After so many decades of searching for a cure for cancer, new research suggests a solution might have been within our own natural immune system the whole time.
Angelika Amon, a biologist with the Massachusetts Institute of Technology in Boston, and colleague suggest exactly this in a study published in Developmental Cell. They report finding that cells with a high level of ‘chromosome mis-segregation’ – also known as ‘aneuploidy’ – elicit an innate immune response that results in their own cell-specific death.
If this response could be replicated in cancer cells, the researchers say, it might provide a mechanism for their successful elimination.
Aneuploidy occurs when chromosomes do not separate evenly during cellular division. This results in a chromosomal – and therefore genetic – imbalance in the cell. DNA damage, cellular stress, metabolic defect and alterations in gene dosage can also occur.
Many diseases and disorders have consequently been associated with aneuploidy – including 70–90% of cancer tumours. It has been suggested that alterations in gene dosage can lead to changes in cancer-driver genes, resulting in the erratic proliferation patterns seen in cancer cells.
Despite aneuploidy being confirmed as a hallmark of cancer, however, there is still debate over the exact link. Not all tumours show the same aneuploidy phenotype, and non-cancer sufferers with aneuploidy phenotypes, such as Down syndrome, tend to demonstrate lower chances of developing cancer, according to the Koch Institute for Integrative Cancer Research, with which Amon is also associated.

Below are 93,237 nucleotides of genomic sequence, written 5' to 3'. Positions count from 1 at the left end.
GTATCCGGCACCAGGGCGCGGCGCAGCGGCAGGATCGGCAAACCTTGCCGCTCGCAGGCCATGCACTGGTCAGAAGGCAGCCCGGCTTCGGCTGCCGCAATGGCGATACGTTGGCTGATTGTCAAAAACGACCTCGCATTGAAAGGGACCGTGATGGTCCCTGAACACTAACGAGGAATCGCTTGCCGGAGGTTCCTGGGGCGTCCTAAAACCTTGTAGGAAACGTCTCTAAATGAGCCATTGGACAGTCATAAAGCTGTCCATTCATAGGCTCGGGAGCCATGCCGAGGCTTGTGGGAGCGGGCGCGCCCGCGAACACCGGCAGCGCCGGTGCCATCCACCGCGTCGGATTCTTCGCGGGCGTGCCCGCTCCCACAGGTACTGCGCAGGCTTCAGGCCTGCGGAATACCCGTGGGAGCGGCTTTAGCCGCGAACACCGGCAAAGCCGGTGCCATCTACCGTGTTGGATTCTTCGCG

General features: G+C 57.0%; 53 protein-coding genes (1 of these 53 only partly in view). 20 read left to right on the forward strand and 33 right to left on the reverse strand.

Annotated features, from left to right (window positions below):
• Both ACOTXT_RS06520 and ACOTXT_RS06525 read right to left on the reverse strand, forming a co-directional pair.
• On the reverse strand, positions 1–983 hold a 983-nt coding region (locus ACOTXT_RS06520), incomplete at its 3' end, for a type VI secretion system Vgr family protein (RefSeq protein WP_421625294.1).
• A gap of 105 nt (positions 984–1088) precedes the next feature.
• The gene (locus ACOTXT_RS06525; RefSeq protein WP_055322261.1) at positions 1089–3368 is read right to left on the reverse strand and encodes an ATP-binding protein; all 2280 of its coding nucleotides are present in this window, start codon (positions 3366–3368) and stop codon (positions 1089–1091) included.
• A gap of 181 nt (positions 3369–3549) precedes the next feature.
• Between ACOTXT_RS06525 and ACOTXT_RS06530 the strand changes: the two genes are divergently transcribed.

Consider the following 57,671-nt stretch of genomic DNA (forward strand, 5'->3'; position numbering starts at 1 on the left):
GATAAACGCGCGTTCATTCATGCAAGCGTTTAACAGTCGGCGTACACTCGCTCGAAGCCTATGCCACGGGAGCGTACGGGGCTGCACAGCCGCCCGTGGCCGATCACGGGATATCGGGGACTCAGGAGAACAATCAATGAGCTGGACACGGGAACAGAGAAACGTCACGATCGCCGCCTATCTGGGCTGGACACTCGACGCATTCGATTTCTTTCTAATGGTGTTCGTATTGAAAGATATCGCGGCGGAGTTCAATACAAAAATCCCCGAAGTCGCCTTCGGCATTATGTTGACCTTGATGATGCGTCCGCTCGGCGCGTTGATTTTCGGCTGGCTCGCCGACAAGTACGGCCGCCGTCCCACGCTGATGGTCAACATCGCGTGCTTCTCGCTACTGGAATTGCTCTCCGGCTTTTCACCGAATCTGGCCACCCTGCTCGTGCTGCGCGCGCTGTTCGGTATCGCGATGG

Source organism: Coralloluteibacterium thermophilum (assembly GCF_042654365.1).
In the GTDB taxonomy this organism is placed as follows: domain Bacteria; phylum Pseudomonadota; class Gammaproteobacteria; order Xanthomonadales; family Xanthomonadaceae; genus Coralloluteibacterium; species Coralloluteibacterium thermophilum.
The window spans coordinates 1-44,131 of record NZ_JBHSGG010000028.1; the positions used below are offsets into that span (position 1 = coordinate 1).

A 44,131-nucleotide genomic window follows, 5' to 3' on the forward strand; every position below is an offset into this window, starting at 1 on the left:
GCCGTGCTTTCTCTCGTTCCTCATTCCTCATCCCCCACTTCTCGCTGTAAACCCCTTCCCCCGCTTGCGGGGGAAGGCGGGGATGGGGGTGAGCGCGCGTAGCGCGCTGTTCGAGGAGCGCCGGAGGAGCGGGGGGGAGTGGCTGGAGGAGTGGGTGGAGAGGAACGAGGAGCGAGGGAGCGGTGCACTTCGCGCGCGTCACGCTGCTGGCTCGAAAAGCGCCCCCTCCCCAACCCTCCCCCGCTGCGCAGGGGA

Most normal tissues do not demonstrate aneuploidy. Even mutations in chromosome-alignment proteins do not result in high numbers of aneuploid cells, according to research published in Molecules and Cells.
Thus the question is: what happens to the aneuploid cells?
A popular explanation has been a “p53-activated mechanism”, whereby the complex karyotype (or chromosomal arrangement) of an aneuploid cell activates the protein p53, which stimulates mitotic arrest and cell death.
Amon and her team, however, discovered this was not the case; rather, arrest and death was the result of an innate immune system response. Using live cell imaging and immunofluorescence, they observed chromosome mis-segregation through mutating chromosome alignment proteins and recorded the time to mitotic arrest. The p53 protein was activated regardless of chromosomes being mis-segregated.
Amon and her colleague investigated the level of DNA damage due to aneuploidy by analysing protein gamma-H2AX, which is found only during double-strand DNA breaks. Elevated levels were found in aneuploid cells, indicating significant DNA stress and damage due to chromosome mis-segregation. Immunofluorescence confirmed this was generating complex karyotypes. “These cells are in a downward spiral where they start out with a little bit of genomic mess,” Amon explains, “and it just gets worse.”
Additional gene analysis also indicated these cells had higher levels of innate immune cells compared to normal cells. Re-exposing both normal and aneuploid cells to these factors confirmed that specific factors were acting to selectively destroy aneuploid cells – most commonly the natural killer cell NK92. It is believed this could be in response to signals from DNA damage, cellular stress or irregularities in protein levels.
So what does this mean with regards to finding the “cure to cancer”?
Cancer cells have found a way to evade this cellular culling strategy. If researchers can find a way to re-activate this mechanism in aneuploid cancer cells, cancer treatment could use a NK92-mediated elimination method instead of toxic and expensive radioactive therapy.
“We have really no understanding of how that works,” Amon concedes. “If we can figure this out, that probably has tremendous therapeutic implications, given the fact that virtually all cancers are aneuploid.”
Ariella Heffernan-Marks in a Melbourne-based science writer.
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